These things have never been strengths of mine: Just being; or being timely. When I was a student, I procrastinated and crammed at the last minute...and paid the price by forgetting everything the moment the exam was over. For me to remember the details of how plants convert energy into food took research for me on that Sunday evening because my personal history is one of cramming and forgetting.
3. Another challenge has been time management...my time management of our days. I think our days over the past year have been a little too loose. There are clear advantages to being flexible in our days but we've gone a wee bit too far, in my opinion. I won't be implementing anything like from 9-10 we will do xyz and from 10-11 we will.... Nothing that rigid. But I am working at adding a bit of structure...more on that on my final post (I think).
4. In Part 1 on this subject, I noted that I believe that my kids will ultimately be ok, even academically, as a result of our decision to unschool. One of the challenges I face, however, is always maintaining this belief. I get discouraged at times and start to doubt myself.
...where to from here?
Well, that's the likely subject of what will become the final part in this series of posts!
The truth is that unschooling flies in the face of the norm and I'm not always comfortable being so 'out there' in our differentness. I feel continuously highlighted, spotlighted, and I have to struggle not to not be defensive when confronted about why we're doing what we're doing - by family or by perfect strangers - like the worker in Home Depot last Monday who, when he learned that we were h/schoolers, said (in front of my kids) that he thought h/schoolers were a "bunch of weirdos" and then proceeded to grill my kids repeatedly on facts (like the imperial measurement system that hasn't been taught in schools since I was in fourth grade!!) that he thought they should know (which forced me to intervene time and again until finally simply suggesting that he stop).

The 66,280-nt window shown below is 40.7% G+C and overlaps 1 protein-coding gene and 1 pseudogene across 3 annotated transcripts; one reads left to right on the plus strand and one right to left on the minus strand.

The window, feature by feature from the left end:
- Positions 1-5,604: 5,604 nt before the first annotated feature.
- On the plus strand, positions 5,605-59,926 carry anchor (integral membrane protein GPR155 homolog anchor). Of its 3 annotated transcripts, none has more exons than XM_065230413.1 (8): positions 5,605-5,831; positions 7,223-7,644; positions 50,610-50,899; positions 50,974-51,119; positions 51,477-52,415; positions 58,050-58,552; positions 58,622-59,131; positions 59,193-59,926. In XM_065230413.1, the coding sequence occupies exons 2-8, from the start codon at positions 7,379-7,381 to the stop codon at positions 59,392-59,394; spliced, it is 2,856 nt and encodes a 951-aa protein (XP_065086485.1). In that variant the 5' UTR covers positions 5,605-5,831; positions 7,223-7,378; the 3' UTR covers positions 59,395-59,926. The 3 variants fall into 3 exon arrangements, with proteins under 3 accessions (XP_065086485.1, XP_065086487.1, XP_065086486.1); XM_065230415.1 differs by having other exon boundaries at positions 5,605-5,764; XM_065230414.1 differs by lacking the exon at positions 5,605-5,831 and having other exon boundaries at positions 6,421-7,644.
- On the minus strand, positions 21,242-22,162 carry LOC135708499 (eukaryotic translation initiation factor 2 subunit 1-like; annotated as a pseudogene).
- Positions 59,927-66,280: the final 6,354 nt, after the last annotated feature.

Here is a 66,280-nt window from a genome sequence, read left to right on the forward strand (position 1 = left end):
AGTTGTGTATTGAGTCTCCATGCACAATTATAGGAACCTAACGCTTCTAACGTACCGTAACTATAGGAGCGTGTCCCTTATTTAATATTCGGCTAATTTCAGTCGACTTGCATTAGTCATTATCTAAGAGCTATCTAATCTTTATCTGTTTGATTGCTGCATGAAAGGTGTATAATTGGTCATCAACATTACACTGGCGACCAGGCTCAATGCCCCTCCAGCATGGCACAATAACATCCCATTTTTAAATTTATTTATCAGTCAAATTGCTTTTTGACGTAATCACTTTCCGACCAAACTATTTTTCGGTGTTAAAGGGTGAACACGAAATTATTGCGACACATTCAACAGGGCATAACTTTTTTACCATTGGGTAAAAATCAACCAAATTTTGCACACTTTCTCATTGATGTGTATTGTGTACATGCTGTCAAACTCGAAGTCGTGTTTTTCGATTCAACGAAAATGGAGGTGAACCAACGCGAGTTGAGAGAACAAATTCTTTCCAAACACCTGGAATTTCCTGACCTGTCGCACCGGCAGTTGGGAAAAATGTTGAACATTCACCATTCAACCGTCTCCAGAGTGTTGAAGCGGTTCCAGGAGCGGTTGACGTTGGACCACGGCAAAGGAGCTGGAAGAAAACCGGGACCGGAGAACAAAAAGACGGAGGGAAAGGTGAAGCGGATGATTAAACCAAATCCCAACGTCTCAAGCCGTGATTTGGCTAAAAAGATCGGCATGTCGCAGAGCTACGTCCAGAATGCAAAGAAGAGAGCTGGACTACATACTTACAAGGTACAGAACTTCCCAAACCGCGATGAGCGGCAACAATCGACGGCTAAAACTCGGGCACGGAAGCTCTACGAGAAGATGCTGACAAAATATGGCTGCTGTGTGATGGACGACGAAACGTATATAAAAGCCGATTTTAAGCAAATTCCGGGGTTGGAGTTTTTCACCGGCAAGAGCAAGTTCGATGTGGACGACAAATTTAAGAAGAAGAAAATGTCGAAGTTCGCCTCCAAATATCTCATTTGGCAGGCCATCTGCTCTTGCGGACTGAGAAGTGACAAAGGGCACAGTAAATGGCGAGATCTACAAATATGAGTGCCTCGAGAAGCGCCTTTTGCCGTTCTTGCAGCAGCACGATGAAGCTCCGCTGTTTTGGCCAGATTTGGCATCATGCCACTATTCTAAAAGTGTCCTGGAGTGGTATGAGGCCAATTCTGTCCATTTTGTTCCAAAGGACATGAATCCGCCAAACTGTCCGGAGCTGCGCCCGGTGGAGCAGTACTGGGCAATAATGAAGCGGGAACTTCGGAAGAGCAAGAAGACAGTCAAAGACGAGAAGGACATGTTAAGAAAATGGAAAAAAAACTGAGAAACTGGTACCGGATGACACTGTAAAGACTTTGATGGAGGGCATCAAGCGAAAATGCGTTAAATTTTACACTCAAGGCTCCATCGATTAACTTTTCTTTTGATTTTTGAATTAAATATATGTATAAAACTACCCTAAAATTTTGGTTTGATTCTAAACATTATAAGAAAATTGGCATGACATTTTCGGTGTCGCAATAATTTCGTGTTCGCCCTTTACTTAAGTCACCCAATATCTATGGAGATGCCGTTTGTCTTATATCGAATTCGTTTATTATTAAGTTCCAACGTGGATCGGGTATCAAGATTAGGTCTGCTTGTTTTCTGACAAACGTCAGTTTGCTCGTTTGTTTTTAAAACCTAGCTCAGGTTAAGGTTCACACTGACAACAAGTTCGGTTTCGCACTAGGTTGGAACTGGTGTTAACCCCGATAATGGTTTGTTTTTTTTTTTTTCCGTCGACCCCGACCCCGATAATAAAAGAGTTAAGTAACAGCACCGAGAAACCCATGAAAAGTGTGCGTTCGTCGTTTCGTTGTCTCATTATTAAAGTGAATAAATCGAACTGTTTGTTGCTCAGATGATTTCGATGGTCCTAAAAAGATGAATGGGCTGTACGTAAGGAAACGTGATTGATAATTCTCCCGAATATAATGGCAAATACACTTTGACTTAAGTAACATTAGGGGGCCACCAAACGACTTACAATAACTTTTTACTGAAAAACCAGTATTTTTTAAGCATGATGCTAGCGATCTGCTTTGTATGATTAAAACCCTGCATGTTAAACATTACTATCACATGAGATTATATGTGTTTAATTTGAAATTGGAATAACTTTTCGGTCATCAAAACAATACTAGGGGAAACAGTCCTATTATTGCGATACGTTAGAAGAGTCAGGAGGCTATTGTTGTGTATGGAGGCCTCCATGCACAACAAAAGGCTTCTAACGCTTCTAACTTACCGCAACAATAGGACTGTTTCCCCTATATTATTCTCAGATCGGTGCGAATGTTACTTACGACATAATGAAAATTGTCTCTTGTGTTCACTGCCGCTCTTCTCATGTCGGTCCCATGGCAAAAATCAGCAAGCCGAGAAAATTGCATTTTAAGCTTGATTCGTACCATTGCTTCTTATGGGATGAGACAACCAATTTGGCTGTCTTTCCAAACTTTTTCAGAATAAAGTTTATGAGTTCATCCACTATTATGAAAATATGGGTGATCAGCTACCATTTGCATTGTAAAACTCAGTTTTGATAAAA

There's no doubting that we're a unique little unit around here, which is not instinctively comfortable for me. 1. We're h/schoolers, even unschoolers for Pete's sake, and this is not always understood or welcomed. 2. We're Christians, which is the one thing not to be in today's world of tolerance-for-anything-but-Christianity. 3. We're a trans-racial family, which garners us attention virtually every time we're out. 4. We're an adoptive family, which adds an extra layer of issues or complexities that most people don't really understand about us. 5. And Geoff and I have this weird goal of trying to parent our kids from a developmental perspective, which sometimes looks a little different than our behaviourally-oriented society of parents (imagine the tennis coach's surprise, for example, when he gave my child a time-out for bouncing the ball past the time when he was to be bouncing the ball and my child didn't know what a time-out was).
Being always so different, so against the current, is sometimes hard for me and I get discouraged. I grew up knowing not to rock the boat, to please others; I grew up knowing order and structure and academics and achievement. It's an ongoing struggle and I have to give myself almost daily pep talks about this being the right course for our family.
...where to from here?
Well, that's the likely subject of what will become the final part in this series of posts!